How Many Calories is in that Burger? PPACA Makes Sure you know.
The National Law Review recently published an article by Molly Nicole Lewis of McBrayer, McGinnis, Leslie and Kirkland, PLLC regarding The Food Industry and The Patient Protection and Affordable Healthcare Act:
We all occasionally grab a quick bite on the go. With fall in full swing, and our schedules filling up, it is much more tempting to drive through and pick up dinner rather than slaving over the stove after a non-stop day. Consider this: What if the menu was labeled with calorie information and you could see that the Hardee’s Thickburger you wanted to order contained 910 calories. A healthy caloric intake for an average person is 2000 calories per day – that’s also stated on the menu. The burger just became ½ of your daily allotment of calories. That information would definitely prompt anyone to reconsider their choices.
Menu labeling, as outlined in the Patient Protection and Affordable Health Care Act (PPACA), might actually change the way we eat, when we eat out! That is exactly what the National Restaurant Association and the National Association of Convenience Stores is grappling with. In the wake of the Supreme Court upholding the PPACA, it is not just the medical and insurance communities buzzing. The food industry is wadding through their own set of new rules regarding how they present their product and interact with consumers.
As outlined in Section 4205, nutritional menu labeling is required for chain restaurants across the country. The provisions include labeling requirements for restaurants and food vendors, with 20 or more outlets. Calories have to be posted on menus and menu boards, including drive-thru menus. Display tags with additional information, including fat, saturated fat, carbohydrates, sodium protein, and fiber must be available in writing, upon request. Vending machine companies that operate at least 20 machines are also subject to these requirements. For buffet-style or self-serve restaurants, a sign must be placed adjacent to each food and beverage item listing calories per item or serving. There are some exceptions that will not require calorie disclosure. Items not listed on the menu such as condiments, daily specials or temporary offerings. If an item appears on the menu less than 60 days per calendar year, or a test market items appears on a menu for less than 90 days, they are both exempt.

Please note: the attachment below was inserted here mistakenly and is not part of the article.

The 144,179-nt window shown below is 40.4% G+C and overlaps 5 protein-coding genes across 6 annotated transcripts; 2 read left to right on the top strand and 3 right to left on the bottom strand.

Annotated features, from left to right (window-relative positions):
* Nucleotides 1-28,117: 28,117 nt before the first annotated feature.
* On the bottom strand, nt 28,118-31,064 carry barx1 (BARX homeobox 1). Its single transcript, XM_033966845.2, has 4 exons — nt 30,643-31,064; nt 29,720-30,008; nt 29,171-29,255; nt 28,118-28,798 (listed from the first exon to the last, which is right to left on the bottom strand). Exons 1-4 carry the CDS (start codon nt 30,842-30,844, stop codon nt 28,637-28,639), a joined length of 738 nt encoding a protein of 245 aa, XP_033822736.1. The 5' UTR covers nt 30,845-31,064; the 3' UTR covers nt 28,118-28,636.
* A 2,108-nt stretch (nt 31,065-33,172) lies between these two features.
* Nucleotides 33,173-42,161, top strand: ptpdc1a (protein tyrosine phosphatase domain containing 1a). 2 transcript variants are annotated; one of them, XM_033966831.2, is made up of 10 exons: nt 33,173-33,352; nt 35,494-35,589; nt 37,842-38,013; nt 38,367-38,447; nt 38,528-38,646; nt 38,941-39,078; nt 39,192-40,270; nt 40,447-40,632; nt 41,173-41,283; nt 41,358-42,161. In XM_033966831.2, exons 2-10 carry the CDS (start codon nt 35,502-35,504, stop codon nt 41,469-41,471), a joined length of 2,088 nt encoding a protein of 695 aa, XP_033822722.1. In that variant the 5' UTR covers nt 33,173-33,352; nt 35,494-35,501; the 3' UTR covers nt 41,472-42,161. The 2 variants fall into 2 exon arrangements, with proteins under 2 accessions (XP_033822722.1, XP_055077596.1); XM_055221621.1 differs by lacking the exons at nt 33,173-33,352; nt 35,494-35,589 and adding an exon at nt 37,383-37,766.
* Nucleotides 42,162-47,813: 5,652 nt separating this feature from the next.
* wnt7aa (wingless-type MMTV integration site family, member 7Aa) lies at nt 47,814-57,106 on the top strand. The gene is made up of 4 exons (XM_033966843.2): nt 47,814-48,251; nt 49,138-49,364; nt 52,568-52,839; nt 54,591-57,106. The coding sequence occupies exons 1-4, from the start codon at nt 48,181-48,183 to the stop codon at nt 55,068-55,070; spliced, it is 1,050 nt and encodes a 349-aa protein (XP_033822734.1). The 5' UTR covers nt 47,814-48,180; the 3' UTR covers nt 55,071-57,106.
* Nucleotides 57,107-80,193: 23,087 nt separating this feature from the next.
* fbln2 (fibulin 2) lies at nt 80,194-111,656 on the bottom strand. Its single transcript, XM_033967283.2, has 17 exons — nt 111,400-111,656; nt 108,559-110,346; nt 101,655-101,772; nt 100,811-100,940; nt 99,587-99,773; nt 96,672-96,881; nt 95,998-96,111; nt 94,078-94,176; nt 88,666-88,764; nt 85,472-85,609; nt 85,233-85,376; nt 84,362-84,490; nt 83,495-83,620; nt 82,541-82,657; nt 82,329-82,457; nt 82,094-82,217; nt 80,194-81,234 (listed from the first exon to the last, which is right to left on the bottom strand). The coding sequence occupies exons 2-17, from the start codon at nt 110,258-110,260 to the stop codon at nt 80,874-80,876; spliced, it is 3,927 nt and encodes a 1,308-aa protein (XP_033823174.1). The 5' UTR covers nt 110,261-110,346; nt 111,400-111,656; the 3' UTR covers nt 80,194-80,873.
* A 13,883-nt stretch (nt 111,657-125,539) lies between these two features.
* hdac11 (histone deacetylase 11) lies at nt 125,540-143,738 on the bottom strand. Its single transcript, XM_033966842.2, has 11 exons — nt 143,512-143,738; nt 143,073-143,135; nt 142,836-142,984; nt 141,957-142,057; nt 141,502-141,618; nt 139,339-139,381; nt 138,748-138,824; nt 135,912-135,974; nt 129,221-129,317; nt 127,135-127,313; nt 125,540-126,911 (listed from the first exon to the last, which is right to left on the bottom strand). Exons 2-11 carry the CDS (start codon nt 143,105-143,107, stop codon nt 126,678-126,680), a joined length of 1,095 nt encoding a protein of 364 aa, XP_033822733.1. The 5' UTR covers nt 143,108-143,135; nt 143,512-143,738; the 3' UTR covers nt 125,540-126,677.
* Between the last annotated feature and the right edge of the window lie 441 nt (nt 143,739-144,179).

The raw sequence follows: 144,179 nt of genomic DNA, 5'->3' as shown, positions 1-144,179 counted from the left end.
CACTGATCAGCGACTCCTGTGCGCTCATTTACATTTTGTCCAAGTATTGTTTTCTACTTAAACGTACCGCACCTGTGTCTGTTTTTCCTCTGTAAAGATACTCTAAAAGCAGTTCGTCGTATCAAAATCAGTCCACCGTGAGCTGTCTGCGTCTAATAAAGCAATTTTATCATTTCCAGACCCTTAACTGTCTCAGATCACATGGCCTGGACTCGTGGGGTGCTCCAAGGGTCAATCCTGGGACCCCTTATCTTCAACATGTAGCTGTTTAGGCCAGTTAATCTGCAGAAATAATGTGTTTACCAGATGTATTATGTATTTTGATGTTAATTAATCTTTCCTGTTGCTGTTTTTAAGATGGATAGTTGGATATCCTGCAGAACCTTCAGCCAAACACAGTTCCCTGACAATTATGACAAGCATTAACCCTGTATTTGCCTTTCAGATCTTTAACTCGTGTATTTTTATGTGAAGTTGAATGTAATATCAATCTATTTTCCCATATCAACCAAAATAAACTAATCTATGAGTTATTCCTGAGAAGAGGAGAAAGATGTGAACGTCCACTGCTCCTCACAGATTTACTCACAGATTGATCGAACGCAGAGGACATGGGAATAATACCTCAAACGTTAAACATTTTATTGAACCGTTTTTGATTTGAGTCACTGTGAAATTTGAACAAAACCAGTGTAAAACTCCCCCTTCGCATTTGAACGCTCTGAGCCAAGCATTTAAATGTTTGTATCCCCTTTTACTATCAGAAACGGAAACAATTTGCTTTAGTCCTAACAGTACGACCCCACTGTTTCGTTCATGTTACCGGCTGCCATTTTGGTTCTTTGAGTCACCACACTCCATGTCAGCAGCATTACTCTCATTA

The Food and Drug Administration (FDA) considered Section 4205 effective immediately. However, without detailed guidance from the FDA, these provisions cannot be required. The final FDA regulations are expected by the end of 2012. Industry implementation would become effective six months after publication, in early 2013. If a restaurant that is not required to comply with Section 4205, voluntarily registers with the FDA and follows the federal disclosure guidelines, they are not subject to any state or local nutrition disclosure requirements.
There is more at stake here then complying with disclosure regulations. For owners and operators in the food industry there are real costs to be considered. The new menu requirements alone will demand printing new menus and menu boards. Nutritional analysis may have to be performed to accurately report the information to the consumer. All of these added expenses could mean thousands in unbudgeted expenditures, and will result in consumer behavioral changes where the full financial impact cannot be determined – until after the fact.
It is interesting to contemplate how each of us will react to menu labeling. Will it help change the health of our country? The jury’s still out, but we are eagerly anticipating the verdict.